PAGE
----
Is the Chief Minister a Member of the State Legislature?

According to the Constitution of India, the Chief Minister may be a member of any of the two houses of a state legislature. Usually, chief ministers have been selected from the lower house (legislative assembly), but, on a number of occasions, a member of the upper house (legislative council) has also been appointed as Chief Minister. 

For example, C Rajagopalachari in Madras (now Tamil Nadu) in 1952, Morarji Desai in Bombay (now Maharashtra) in 1952, CB Gupta in Uttar Pradesh in 1960 and BP Mandal in Bihar in 1968 were appointed as Chief Ministers, while they were members of the state legislative council.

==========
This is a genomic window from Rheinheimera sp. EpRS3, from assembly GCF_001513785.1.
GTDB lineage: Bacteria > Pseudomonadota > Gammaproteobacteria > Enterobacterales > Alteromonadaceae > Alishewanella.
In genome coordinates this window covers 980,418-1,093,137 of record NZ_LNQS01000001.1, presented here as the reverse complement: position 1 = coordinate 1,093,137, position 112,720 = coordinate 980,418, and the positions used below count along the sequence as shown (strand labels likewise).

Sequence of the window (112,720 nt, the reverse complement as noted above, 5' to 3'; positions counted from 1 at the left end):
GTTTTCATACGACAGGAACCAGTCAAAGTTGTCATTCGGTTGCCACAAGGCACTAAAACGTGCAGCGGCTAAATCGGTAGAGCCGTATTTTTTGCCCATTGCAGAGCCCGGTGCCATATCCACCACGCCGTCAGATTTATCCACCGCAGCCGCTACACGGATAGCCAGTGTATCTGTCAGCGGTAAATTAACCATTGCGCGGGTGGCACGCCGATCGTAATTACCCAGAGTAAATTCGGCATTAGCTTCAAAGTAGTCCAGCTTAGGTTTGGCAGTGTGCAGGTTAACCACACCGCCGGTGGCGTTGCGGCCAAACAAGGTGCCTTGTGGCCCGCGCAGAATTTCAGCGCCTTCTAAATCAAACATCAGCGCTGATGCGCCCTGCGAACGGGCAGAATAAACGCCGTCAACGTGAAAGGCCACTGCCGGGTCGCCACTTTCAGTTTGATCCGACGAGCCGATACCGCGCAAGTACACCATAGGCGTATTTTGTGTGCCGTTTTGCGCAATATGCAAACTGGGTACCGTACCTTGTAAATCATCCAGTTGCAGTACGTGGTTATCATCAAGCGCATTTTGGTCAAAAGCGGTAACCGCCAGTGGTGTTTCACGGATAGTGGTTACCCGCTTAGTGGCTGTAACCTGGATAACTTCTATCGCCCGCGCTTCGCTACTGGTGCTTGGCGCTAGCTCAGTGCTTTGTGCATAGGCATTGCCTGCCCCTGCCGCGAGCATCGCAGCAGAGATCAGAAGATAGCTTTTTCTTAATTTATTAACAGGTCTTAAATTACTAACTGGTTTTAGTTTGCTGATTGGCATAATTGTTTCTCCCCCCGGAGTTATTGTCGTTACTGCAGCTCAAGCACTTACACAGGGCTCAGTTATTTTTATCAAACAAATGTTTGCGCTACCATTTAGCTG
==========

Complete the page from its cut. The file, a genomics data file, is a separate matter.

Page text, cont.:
A person who is not a member of the state legislature can be appointed as Chief Minister for six months, within which time, he should be elected to the state legislature, failing which he ceases to be the Chief Minister. 

For example, Bansilal and S B Chavan were appointed as Chief Ministers of Haryana and Maharashtra respectively, even though they were not members of the state legislature. Subsequently, they were elected to the state legislature. 

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